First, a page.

Debunking Prevailing Scholarly Views Pertaining to the Apostasy of Alleged Descendants of Shaykh Yusuf of Makassar (1)

Najma Moosa
* University of the Western Cape, South Africa

DOI: https://doi.org/10.14421/ajis.2020.581.103-170

Abstract


This article focuses on the controversial issue of apostasy pertaining to the alleged family of Shaykh Yusuf of Makassar, the Indonesian pioneer of Islam in colonial South Africa, after his demise at the Cape in the late 17th century during a period of Dutch occupation of both countries. It is reported in local and international historical and scholarly sources that the second generation grandchildren of this political exile and learned Islamic scholar converted from Islam to Christianity at the Cape and thereafter entered into marriages with Christian spouses. Their mother is alleged to have been the Shaykh’s daughter, Zytie Sara Marouff (alias Care Sale), and their father, the Rajah or King of Tambora (alias Abulbasi Sultan), a fellow exiled countryman. The marriage between the Rajah and Zytie is alleged to have taken place shortly after his arrival at the Cape in 1698 but before the death of Shaykh Yusuf in 1699. The conversions are recorded to have taken place within two decades of the Shaykh’s death and shortly after the death of their father, the Rajah, in 1719; both averted death sentences but died during exile at the Cape. The main aim of this article is to critically analyse these sources, which contain both conflicting information, and whose authors express ambivalent views, in an attempt to unravel the mystery surrounding their conversion and the marriage of their parents. Although some local Muslim religious authorities (ulama) at the Cape are aware of these conversions, many are not. In fact, these conversions were overlooked in a publication on the very topic. Local Muslims have therefore not been fully apprised by them of this aspect of their history because the topic is understandably also a sensitive one. The aim of this article is therefore not to dispute these facts or even that these conversions may have been a voluntary exercise and a consequence of freedom of choice. Although an analysis of some of the policies of the then Dutch colonial government which were enforced at the Cape (for example, those pertaining to interracial and interreligious marriages amidst limited religious freedom) are referred to, this article highlights that socio-economic reasons (poverty) and practical expediency (marriage) may indeed have precipitated such conversions. A detailed critical analysis, including of the Islamic law (Shari’a) pertaining to freedom of religion and apostasy, is unfortunately beyond the scope of this article due to space constraints.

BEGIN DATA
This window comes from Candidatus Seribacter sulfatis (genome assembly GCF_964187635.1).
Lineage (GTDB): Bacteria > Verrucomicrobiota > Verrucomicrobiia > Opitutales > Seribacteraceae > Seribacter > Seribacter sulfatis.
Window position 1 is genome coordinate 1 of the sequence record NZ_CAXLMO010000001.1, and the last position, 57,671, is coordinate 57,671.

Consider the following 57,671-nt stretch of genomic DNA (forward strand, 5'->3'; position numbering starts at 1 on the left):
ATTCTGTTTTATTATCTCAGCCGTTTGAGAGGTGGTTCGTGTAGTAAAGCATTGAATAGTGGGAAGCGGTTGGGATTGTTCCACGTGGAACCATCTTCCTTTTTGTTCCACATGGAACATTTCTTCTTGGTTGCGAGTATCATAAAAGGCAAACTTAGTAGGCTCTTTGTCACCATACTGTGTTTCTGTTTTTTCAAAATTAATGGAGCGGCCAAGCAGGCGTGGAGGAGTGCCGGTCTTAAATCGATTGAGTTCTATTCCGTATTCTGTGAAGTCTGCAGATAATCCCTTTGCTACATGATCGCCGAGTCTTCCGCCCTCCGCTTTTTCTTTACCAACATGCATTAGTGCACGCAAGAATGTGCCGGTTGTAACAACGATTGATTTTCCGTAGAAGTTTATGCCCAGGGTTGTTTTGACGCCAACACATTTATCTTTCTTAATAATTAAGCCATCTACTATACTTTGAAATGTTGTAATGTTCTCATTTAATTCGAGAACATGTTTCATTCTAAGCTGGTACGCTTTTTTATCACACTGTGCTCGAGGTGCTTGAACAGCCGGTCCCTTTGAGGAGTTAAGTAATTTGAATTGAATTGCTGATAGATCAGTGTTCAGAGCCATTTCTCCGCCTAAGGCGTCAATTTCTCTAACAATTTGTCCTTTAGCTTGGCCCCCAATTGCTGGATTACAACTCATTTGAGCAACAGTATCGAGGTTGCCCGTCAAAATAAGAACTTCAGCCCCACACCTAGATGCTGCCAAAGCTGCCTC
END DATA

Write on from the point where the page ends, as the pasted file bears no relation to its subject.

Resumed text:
[Artikel ini membahas kontroversi pindah agama pada keluarga Syekh Yusus Makassar selepas diasingkan di Afrika Selatan pada masa kolonial Belanda akhir abad 17. Menurut sumber lokal dan tulisan sarjana internasional menyatakan bahwa generasi kedua keturunan Syekh Yusuf telah memeluk Kristen serta menikah dengan pasangan Kristen. Cucu yang dimaksud adalah anak dari putri Syekh Yusuf, Zytie Sara Marouff, yang menikah dengan Raja Tambora yang juga ikut dalam pengasingan di Cape Town. Pernikahan itu diperkirakan terjadi setelah rombongan tiba di Cape Town tahun 1698 dan sebelum wafatnya Syekh Yusuf tahun 1699. Sedangkan konversi agama yang terjadi sekitar dua dekade setelah wafatnya Syekh Yusuf dan selepas wafat ayah mereka Raja Tambora tahun 1719. Fokus utama artikel ini adalah mengkritisi sumber-sumber informasi yang bertentangan dan pandangan-pandangan para penulis yang ambivalen dalam rangka memperjelas misteri mengenai konversi dan pernikahan kedua orang tua mereka. Walaupun ulama lokal di Cape Town menyadari tentang konversi tersebut, namun sebagian besar tidak memperdulikannya. Sayangnya konversi ini dilihat berlebihan dalam berbagai tulisan. Lagipula penduduk muslim setempat tidak menjelaskan informasi hal ini pada catatan sejarah mereka karena dipahami sebagai hal yang sensitif. Oleh karena itu, artikel ini tidak bermaksud untuk memperdebatkan atau bahkan menguji fakta mengenai konversi agama yang memang bagian dari hak kebebasan beragama. Walaupun artikel membahas pelaksanaan kebijakan kolonial Belanda (misal pembatasan pernikahan antar ras dan antar agama ditengah pembatasan kebebasan beragama), artikel ini juga membahas sekilas soal kemiskinan dan praktik kebijaksanaan pernikahan dalam mengendapkan persoalan konversi. Namun karena keterbatasan halaman maka artikel ini tidak membahas persoalan hukum Islam mengenai kebebasan beragama dan pindah agama.]